Super Hero Project: Part 1.
If your student brought home the "Characterization of Super You" worksheet as homework today, you probably thought, WHAT ON EARTH IS GOING ON?!!!!!
That's legit. After all, we're in 6th grade, and we don't have "time" for cutesy craft projects and art. But this project has some method behind the madness, and here it is:
After several days of reviewing characterization and studying a variety of texts (pictures, children's books, short passages, non-fiction articles...), we are applying those skills, doing some self-reflection, and honing some writing skills along the way.
It all started when we read the article, "What Exactly is a Hero?" by T.A. Barron. In the article, the author lays out 5 main traits that he thinks every "hero" has - and he argues that a hero is not a celebrity, but the unsung savior who dashes in to help when everyone else is running out. Using these 5 traits (courage, wisdom, strength, perseverance, and making good choices), we analyzed a second nonfiction article called "Hurricane Heroes" which discussed 3 average people who became heroes to the people they saved during and after three devastating hurricanes in 2004. We discovered that these heroes DID have all 5 of the traits Barron discussed, and we had the text support to prove it.
Using those traits as a starting point, we brainstormed some other traits we thought heroes had (kindness, compassion, honesty, generosity, helpfulness...), and also considered the opposite: if a hero has certain traits, then what types of traits do the villains have?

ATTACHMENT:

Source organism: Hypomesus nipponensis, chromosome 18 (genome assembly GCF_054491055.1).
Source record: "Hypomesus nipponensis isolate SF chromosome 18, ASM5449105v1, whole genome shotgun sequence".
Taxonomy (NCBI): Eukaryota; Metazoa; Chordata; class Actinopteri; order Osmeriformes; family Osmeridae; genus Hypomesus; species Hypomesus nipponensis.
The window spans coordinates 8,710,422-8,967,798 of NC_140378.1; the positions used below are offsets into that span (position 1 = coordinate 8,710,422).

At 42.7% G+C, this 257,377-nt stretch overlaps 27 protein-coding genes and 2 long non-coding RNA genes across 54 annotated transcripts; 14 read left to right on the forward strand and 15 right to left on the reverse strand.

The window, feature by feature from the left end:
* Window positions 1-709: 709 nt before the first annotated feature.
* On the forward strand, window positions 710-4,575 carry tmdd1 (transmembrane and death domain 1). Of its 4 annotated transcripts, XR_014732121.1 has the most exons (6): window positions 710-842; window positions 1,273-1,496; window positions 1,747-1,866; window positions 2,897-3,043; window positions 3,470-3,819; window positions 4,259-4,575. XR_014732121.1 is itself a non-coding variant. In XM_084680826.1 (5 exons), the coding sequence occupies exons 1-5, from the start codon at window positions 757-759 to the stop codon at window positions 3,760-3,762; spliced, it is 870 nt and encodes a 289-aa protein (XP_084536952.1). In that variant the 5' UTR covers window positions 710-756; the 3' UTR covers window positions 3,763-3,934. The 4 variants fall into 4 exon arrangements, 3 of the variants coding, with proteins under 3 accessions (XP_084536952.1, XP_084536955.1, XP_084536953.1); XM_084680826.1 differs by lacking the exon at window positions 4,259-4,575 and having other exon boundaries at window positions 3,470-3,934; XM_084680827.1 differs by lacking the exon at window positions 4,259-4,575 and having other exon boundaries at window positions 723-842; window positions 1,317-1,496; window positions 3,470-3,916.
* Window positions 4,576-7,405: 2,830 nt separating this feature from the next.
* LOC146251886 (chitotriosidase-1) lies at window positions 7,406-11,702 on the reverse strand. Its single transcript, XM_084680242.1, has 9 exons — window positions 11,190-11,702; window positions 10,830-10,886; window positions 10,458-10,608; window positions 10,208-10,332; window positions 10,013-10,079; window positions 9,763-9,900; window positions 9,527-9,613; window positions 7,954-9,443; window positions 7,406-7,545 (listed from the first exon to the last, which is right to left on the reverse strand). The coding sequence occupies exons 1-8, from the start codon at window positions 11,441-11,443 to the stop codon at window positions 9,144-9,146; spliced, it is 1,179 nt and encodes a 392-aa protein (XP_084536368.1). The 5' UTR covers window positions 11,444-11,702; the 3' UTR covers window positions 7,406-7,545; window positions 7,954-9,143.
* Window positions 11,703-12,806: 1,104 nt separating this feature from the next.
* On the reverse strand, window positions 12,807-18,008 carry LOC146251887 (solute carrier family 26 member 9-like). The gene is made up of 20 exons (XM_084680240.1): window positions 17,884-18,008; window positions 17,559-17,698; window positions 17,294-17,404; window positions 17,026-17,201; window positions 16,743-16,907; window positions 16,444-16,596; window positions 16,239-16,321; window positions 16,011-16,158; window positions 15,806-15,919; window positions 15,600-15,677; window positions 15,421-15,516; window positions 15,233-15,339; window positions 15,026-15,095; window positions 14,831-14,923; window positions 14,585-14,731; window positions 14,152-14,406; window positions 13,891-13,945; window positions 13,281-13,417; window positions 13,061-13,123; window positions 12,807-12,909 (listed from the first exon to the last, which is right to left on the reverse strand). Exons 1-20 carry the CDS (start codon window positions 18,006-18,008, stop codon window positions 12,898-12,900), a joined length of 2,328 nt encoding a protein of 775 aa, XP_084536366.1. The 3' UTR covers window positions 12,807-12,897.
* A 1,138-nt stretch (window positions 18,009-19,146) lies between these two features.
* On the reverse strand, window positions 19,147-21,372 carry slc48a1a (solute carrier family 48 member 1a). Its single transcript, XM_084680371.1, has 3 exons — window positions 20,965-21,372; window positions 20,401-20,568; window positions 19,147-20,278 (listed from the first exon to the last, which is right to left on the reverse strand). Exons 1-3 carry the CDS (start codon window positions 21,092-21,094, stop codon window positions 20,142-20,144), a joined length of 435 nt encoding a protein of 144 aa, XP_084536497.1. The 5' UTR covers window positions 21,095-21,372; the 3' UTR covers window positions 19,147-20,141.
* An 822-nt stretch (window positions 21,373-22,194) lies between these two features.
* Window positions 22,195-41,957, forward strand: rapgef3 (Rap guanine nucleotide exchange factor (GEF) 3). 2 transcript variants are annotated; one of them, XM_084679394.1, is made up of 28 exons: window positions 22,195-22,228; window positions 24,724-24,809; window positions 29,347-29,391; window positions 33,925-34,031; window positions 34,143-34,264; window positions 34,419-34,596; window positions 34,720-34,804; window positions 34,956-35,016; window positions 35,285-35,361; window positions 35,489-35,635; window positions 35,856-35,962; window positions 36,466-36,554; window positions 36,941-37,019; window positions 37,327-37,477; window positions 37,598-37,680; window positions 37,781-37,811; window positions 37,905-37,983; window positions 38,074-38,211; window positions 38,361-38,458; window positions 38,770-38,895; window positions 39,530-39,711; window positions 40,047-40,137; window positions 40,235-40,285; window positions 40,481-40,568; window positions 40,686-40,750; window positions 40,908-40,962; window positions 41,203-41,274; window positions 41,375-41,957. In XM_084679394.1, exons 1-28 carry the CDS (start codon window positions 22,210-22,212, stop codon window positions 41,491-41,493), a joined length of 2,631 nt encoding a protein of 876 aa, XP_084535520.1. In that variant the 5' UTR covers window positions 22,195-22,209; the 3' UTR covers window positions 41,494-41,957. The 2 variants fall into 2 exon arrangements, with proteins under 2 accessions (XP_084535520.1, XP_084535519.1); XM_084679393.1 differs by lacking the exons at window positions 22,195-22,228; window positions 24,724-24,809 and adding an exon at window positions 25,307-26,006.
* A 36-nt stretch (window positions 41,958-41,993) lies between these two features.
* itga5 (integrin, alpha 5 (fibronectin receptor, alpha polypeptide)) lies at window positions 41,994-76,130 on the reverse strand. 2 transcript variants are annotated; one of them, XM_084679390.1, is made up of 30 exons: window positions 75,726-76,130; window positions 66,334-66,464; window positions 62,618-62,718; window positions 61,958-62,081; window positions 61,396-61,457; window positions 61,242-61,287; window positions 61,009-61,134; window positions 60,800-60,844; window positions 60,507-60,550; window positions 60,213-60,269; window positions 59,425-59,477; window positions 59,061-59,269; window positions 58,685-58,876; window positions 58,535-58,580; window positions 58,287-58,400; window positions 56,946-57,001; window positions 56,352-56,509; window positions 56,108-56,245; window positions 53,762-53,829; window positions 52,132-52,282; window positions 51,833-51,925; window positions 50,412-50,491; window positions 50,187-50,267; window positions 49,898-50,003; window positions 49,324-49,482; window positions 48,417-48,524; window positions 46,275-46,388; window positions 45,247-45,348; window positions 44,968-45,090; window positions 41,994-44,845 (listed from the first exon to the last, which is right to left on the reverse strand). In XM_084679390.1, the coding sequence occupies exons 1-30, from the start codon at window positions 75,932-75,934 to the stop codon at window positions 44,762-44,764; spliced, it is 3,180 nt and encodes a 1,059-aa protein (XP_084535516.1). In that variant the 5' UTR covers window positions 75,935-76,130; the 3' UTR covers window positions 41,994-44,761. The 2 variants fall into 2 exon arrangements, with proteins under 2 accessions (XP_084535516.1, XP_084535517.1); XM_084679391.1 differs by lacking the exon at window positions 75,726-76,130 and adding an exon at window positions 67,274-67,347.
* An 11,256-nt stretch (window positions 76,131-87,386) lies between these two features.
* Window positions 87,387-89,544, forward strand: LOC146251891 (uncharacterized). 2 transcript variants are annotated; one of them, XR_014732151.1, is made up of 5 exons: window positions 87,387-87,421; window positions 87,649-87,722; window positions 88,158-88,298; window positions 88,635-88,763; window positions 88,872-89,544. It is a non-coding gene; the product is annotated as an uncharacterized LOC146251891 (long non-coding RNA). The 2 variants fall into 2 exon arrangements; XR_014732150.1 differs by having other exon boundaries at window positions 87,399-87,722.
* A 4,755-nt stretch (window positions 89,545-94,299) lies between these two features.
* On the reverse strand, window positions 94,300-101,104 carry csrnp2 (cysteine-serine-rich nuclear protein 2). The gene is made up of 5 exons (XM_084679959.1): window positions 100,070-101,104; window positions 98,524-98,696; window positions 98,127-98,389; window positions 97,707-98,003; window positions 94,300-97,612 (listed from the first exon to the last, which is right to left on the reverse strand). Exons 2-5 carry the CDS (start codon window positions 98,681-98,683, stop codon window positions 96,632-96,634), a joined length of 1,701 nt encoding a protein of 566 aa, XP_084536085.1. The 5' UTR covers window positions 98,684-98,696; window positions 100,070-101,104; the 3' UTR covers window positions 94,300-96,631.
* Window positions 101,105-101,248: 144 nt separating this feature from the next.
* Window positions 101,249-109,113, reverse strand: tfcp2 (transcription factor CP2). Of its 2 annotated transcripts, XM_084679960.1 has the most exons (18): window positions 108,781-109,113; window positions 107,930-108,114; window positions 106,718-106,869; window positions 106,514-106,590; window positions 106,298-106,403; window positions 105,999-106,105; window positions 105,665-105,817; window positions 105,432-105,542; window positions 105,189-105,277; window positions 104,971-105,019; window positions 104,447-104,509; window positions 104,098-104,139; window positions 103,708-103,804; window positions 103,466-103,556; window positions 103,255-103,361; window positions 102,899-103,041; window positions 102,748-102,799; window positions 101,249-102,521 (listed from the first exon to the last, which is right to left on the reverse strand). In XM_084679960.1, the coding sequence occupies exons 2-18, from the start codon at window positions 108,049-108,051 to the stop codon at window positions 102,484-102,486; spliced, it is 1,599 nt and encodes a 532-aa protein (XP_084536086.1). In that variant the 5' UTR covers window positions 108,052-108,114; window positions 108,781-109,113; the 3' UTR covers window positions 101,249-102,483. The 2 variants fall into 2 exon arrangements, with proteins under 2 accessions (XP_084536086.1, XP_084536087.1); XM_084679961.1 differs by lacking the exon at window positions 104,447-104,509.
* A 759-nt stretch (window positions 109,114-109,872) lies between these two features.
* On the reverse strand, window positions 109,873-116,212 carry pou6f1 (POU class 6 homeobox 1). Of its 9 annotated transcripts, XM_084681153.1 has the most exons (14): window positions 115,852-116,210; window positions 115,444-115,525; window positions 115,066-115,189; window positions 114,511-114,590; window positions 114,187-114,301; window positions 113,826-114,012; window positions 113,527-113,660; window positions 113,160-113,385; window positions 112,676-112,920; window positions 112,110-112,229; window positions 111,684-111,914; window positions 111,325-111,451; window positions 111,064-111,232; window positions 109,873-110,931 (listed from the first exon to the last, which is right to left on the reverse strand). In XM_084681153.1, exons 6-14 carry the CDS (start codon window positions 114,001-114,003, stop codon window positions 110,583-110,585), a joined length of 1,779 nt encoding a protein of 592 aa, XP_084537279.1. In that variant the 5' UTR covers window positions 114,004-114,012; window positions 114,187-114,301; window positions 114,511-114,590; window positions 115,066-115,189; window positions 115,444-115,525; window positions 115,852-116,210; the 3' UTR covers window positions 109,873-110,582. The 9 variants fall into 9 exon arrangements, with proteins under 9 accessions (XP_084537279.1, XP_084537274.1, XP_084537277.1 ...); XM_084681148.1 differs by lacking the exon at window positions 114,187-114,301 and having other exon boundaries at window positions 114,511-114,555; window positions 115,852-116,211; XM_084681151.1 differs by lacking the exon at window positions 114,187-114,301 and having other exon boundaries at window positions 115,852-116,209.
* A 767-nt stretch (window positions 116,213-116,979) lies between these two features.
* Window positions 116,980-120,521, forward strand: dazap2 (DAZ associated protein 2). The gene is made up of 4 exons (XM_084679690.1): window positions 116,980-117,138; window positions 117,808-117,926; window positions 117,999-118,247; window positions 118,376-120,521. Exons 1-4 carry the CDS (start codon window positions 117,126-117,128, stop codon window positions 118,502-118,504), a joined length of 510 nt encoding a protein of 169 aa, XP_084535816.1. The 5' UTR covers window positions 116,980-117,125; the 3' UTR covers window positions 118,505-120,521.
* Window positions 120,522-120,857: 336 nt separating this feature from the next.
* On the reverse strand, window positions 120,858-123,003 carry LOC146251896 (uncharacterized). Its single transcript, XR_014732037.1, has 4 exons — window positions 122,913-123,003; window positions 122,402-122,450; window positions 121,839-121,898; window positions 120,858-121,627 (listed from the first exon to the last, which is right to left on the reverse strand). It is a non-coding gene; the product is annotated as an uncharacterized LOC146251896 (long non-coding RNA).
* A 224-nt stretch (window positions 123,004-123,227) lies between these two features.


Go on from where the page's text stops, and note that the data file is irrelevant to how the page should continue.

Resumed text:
Kids were then off to do character studies on themselves - internal and external traits! - and then had to select a few of these traits to use to turn themselves into super heroes.
Now we've gone from analyzing characters in literature and non-fiction to creating characters - the foundation for a great narrative piece later on. and the groundwork for additional narrative writings as the year progresses.
Why is narrative writing important? Where do I begin?!
IF you want the lame answer, it's because it's one of the three types of writing your student will have to be successful at on the PARCC test this coming spring. If you want the REAL answer, it's because being able to create believable and relatable characters and the ability to explain situations and events in exciting and relevant ways is important for ALL types of writing, careers, and lives. No one wants to read something that is dry, boring, and bland, and if we want our students to become better writers - writers who can evoke emotions, elicit responses, and even create change in the world - then we need our students to write often and to maybe even ENJOY the act of writing! And if I can make them enjoy writing by having them write a goofy super hero piece about themselves (a goofy super hero piece with a lot of purpose and rationale behind it that they don't even have to SEE!), then I'm going to do it!
So hopefully you can enjoy this "goofy writing task" that "crazy Mrs. Yeagle" sent home this weekend; maybe it will give you some insight into your student and the pre-teen he/she is becoming, and hopefully this blog let you in on a little bit of the method behind my madness.
Happy weekend, everyone! (Look, 6th grade! It's a direct address!!! Two of them!!!)